7.       A linen cap, or head covering of some description, is a great way of keeping dirt out of your hair, therefore you don’t have to wash it as often. Not a real issue if you’ve got short hair, but a pain in the proverbial if you don’t have access to a shower. My bestie can’t go for more than two days before she has to wash her hair. When we had four-day long camping events (plus set up and take down days), she usually only had to wash her hair once over that period. (I am lucky that my hair is trainable – these days I can go for at least 2 weeks before I need to wash my hair.) 

8.       A wash and some clean underthings are almost as good as a real shower, as I’m sure any hiker or camper will tell you. Over the aforementioned 6-day camping event, I would only use a small basin of soapy water and a face cloth for washing and change my chemise (the linen layer that was against my skin). Nothing quite beats that first shower when you get home though… 😊

 I think that’s it. Phew, what a long post! 

Does anyone else have handy hints from history that may be useful in preps?


  • Comments (22)

    • 4

      Just an idea. I don’t know what fats you  have been using for soaps but I recently have made a chart of saponification factors for different fats. NOT ones I currently use. Those I have already. But in a worst case situation….if I were to get fat from a harvested deer…..I have no idea what the saponification rate on that would be, I hope to never need the info and do have my fave recipes but…..you never know! I hope to be able to get some fats from a local processing “plant” and give deer soap a try this year.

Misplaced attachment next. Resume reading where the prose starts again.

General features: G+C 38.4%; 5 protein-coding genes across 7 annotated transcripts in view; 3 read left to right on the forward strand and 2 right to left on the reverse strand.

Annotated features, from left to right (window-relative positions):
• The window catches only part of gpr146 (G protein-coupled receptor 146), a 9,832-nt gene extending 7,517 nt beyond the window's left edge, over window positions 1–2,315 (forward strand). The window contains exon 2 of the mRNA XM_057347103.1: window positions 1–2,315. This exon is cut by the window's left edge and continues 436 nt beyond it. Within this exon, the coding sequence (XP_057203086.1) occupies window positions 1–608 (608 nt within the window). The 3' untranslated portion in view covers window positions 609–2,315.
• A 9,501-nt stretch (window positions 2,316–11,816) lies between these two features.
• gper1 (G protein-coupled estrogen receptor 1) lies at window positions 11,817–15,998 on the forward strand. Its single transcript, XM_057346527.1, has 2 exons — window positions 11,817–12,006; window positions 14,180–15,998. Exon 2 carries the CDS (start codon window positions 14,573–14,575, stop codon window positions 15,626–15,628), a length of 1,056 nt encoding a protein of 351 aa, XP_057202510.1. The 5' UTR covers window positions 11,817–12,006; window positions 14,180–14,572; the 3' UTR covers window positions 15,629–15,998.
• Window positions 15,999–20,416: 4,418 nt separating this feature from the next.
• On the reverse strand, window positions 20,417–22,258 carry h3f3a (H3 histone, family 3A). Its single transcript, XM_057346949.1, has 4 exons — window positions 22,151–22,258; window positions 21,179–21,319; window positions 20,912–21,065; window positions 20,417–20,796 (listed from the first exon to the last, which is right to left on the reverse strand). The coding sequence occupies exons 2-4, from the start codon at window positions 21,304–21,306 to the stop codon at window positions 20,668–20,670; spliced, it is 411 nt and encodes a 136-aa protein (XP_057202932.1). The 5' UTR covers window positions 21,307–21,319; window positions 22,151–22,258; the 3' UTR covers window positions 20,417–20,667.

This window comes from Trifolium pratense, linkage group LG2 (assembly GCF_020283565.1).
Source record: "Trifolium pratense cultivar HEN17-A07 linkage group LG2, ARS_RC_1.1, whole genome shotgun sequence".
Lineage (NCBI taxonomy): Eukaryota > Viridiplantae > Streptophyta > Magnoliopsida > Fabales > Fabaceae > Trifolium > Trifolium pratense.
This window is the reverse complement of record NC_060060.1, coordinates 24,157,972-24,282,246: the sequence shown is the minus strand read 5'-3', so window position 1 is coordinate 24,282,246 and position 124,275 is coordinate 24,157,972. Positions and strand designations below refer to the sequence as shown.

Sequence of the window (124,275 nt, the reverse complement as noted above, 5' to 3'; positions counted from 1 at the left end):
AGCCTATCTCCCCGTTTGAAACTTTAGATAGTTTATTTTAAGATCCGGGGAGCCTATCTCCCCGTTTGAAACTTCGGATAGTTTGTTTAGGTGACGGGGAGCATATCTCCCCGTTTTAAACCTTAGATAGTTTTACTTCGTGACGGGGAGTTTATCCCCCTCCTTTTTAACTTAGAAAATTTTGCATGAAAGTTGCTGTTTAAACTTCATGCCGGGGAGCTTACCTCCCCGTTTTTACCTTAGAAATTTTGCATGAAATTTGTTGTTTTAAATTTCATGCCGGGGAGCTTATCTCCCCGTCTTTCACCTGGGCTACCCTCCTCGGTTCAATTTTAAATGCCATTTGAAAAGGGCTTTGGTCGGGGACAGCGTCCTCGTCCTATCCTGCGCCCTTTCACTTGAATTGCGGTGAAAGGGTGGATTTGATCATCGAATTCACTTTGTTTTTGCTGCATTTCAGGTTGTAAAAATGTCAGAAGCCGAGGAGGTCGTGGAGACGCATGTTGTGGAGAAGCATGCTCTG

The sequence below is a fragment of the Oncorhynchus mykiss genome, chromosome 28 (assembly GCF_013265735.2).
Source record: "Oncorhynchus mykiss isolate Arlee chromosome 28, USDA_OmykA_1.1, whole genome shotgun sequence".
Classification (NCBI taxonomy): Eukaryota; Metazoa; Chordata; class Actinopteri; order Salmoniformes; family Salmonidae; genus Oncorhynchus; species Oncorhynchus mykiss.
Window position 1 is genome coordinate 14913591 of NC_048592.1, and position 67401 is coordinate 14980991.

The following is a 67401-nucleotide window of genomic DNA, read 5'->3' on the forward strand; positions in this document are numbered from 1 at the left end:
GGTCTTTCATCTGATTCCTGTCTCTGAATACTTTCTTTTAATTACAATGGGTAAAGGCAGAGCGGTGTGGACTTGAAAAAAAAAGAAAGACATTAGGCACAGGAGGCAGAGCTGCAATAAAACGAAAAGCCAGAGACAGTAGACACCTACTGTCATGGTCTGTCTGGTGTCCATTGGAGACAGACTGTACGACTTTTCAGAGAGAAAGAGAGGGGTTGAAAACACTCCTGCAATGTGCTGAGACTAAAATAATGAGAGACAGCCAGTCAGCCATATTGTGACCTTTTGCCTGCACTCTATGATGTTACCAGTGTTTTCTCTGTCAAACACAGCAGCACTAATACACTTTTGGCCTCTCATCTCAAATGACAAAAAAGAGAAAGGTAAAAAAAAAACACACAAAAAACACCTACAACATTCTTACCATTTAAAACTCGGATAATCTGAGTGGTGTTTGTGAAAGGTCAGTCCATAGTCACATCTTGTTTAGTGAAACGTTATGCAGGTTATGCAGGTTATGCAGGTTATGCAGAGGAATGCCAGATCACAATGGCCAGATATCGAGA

• 3

        Hi Liebrecht,

        I have a favourite recipe that I’ve been using for a few years now that gives me a relatively long lasting and creamy bar of soap. I developed it using an online soap calculator and a secret ingredient (sodium lactate. Shh, don’t tell anyone…;))

        You’re absolutely right, though – I should have a hard copy of SAP values for oils other than olive, coconut and castor in case the internet and pet oils aren’t available. I will get on to that this weekend!

        I’d love to se how you get on with your deer soap. Even though my pet soap is vegan these days, I have used lard and beef tallow in the past.

      • 1

        I have a large jar of beef tallow and also many jars of pork lard that I am wanting to turn into soap. They are very pure and there is no gristle or other contaminants in it. 

        My main hold up is that I am worried that the soap will have a beefy or porky smell to it after it’s done curing. I could use essential oils to mask the smell, but I don’t want beefy lavender soap either.